This was widely seen as a major step in the reconciliation of white and black South Africans; as de Klerk later put it, "Mandela won the hearts of millions of white rugby fans."

Mandela's efforts at reconciliation assuaged the fears of whites, but also drew criticism from more militant blacks. 

His estranged wife, Winnie, accused the ANC of being more interested in appeasing whites than in helping blacks.

More controversially, Mandela oversaw the formation of a Truth and Reconciliation Commission to investigate crimes committed under apartheid by both the government and the ANC, appointing Desmond Tutu as its chair. 

To prevent the creation of martyrs, the Commission granted individual amnesties in exchange for testimony of crimes committed during the apartheid era. 

Dedicated in February 1.996, it held two years of hearings detailing rapes, torture, bombings, and assassinations, before issuing its final report in October 1.998. 

Both de Klerk and the Anc appealed to have parts of the report suppressed, though only de Klerk's appeal was successful.

Mandela praised the Commission's work, stating that it "had helped us move away from the past to concentrate on the present and the future".

Personal and public life

Across the world, Mandela came to be seen as "a moral authority" with a great "concern for truth".

Considered friendly and welcoming, Mandela exhibited a "relaxed charm" when talking to others, including his opponents.

In later life, he was known for looking for the best in everyone, even defending political opponents to his allies, though some thought him too trusting of others.

He was renowned for his stubbornness and loyalty, and exhibited a "hot temper" which could flare up in anger in certain situations, also being "moody and dejected" away from the public eye.

He also had a mischevious sense of humour.

Very conscious of his image, throughout his life he sought fine quality clothes, carrying himself in a "regal style" stemming from his childhood in the Thembu royal house, and during his presidency was often compared to a constitutional monarch.

Considered a "master of imagery and performance", he excelled at presenting himself well in press photographs and producing soundbites.

Political ideology

Mandela was an African nationalist, an ideological position he held since joining the ANC,[293] also being "a democrat, and a socialist".

Although he presented himself in an autocratic manner in several speeches, Mandela was a devout believer in democracy and would abide by majority decisions even when deeply disagreeing with them.

He held a conviction that "inclusivity, accountability and freedom of speech" were the fundamentals of democracy, and was driven by a belief in natural and human rights.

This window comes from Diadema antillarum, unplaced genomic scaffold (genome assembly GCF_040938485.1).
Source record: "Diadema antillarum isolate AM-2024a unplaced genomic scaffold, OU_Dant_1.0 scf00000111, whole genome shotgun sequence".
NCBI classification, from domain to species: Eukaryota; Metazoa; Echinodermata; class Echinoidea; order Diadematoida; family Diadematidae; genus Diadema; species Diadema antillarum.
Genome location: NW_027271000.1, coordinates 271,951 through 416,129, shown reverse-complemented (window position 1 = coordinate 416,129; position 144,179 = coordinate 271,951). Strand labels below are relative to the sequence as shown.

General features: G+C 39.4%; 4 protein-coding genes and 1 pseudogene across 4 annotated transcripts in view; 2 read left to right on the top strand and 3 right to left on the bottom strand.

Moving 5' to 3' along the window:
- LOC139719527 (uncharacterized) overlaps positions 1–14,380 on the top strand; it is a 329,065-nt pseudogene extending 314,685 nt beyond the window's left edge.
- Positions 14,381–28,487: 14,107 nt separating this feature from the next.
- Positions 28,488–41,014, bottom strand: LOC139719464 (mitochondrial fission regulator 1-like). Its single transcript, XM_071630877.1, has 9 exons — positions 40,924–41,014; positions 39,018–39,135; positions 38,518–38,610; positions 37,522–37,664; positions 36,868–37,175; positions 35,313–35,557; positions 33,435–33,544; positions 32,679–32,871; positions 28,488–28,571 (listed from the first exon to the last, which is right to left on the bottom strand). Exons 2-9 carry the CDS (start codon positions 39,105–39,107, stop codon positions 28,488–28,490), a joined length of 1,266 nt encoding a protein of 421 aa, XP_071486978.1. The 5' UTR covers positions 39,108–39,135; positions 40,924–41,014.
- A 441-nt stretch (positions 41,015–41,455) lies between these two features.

A democratic socialist, biographer Anthony Sampson wrote that Mandela was "openly opposed to capitalism, private land-ownership and the power of big money."

Influenced by Marxism, during the revolution Mandela advocated scientific socialism,although he denied being a communist during the Treason Trial.

Biographer David James Smith thought this untrue, stating that Mandela "embraced communism and communists" in the late 1.950s and early 1.960s, though was a "fellow traveller" rather than a party member. 

In the 1.955 Freedom Charter, which Mandela had helped create, it called for the nationalisation of banks, gold mines, and land, believing it necessary to ensure equal distribution of wealth.

Despite these beliefs, Mandela nationalised nothing during his presidency, fearing that this would scare away foreign investors. 

This decision was in part influenced by the fall of the socialist states in the Soviet Union and Eastern Bloc during the early 1.990s.


Orders, decorations and monuments

Within South Africa, Mandela is widely considered to be "the father of the nation", being seen as "the national liberator, the saviour, its Washington and Lincoln rolled into one". 

In 2.004, Johannesburg granted Mandela the freedom of the city, with Sandton Square being renamed Nelson Mandela Square, after a Mandela statue was installed there. 

In 2.008, another Mandela statue was unveiled at Groot Drakenstein Correctional Centre, formerly Victor Verster Prison, near Cape Town, standing on the spot where Mandela was released from the prison.

He has also received international acclaim. 

In 1.993, he received the joint Nobel Peace Prize with de Klerk.

In November 2.009, the United Nations General Assembly proclaimed Mandela's birthday, 18 July, as "Mandela Day", marking his contribution to the anti-apartheid struggle. 

It called on individuals to donate 67 minutes to doing something for others, commemorating the 67 years that Mandela had been a part of the movement.

Awarded the U.S. Presidential Medal of Freedom, and the Order of Canada, he was the first living person to be made an honorary Canadian citizen.

The last reciprocent of the Soviet Union's Lenin Peace Prize from the Soviet Union, in 1.990 he received the Bharat Ratna Award from the government of India, and in 1.992 received Pakistan's Nishan-e-Pakistan.

In 1.992 he was awarded the Atatürk Peace Award by Turkey. 

He refused the award, citing human rights violations committed by Turkey at the time, but later accepted the award in 1.999.

Elizabeth II awarded him the Bailiff Grand Cross of the Order of St. John and the Order of Merit.